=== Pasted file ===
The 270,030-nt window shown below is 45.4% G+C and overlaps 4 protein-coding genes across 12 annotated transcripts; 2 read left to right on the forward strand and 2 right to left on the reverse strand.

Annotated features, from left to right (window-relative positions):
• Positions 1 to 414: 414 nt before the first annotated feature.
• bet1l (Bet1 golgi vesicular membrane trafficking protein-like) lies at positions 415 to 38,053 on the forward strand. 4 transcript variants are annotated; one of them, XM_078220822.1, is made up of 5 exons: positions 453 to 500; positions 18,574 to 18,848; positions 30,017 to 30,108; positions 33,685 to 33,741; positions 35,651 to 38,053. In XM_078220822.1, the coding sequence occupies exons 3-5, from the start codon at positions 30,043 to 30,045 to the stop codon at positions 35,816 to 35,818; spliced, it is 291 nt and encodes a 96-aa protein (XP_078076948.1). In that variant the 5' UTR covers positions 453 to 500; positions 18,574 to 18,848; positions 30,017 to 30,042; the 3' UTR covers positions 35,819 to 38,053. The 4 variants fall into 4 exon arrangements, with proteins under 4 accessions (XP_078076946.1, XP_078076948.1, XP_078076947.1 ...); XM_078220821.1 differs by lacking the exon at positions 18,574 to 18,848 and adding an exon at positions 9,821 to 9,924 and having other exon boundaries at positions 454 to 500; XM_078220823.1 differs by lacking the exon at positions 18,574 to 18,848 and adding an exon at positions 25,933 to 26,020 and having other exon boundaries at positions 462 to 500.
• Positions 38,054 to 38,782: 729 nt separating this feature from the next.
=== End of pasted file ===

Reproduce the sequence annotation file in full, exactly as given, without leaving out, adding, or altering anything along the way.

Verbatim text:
The 270,030-nt window shown below is 45.4% G+C and overlaps 4 protein-coding genes across 12 annotated transcripts; 2 read left to right on the forward strand and 2 right to left on the reverse strand.

Annotated features, from left to right (window-relative positions):
• Positions 1 to 414: 414 nt before the first annotated feature.
• bet1l (Bet1 golgi vesicular membrane trafficking protein-like) lies at positions 415 to 38,053 on the forward strand. 4 transcript variants are annotated; one of them, XM_078220822.1, is made up of 5 exons: positions 453 to 500; positions 18,574 to 18,848; positions 30,017 to 30,108; positions 33,685 to 33,741; positions 35,651 to 38,053. In XM_078220822.1, the coding sequence occupies exons 3-5, from the start codon at positions 30,043 to 30,045 to the stop codon at positions 35,816 to 35,818; spliced, it is 291 nt and encodes a 96-aa protein (XP_078076948.1). In that variant the 5' UTR covers positions 453 to 500; positions 18,574 to 18,848; positions 30,017 to 30,042; the 3' UTR covers positions 35,819 to 38,053. The 4 variants fall into 4 exon arrangements, with proteins under 4 accessions (XP_078076946.1, XP_078076948.1, XP_078076947.1 ...); XM_078220821.1 differs by lacking the exon at positions 18,574 to 18,848 and adding an exon at positions 9,821 to 9,924 and having other exon boundaries at positions 454 to 500; XM_078220823.1 differs by lacking the exon at positions 18,574 to 18,848 and adding an exon at positions 25,933 to 26,020 and having other exon boundaries at positions 462 to 500.
• Positions 38,054 to 38,782: 729 nt separating this feature from the next.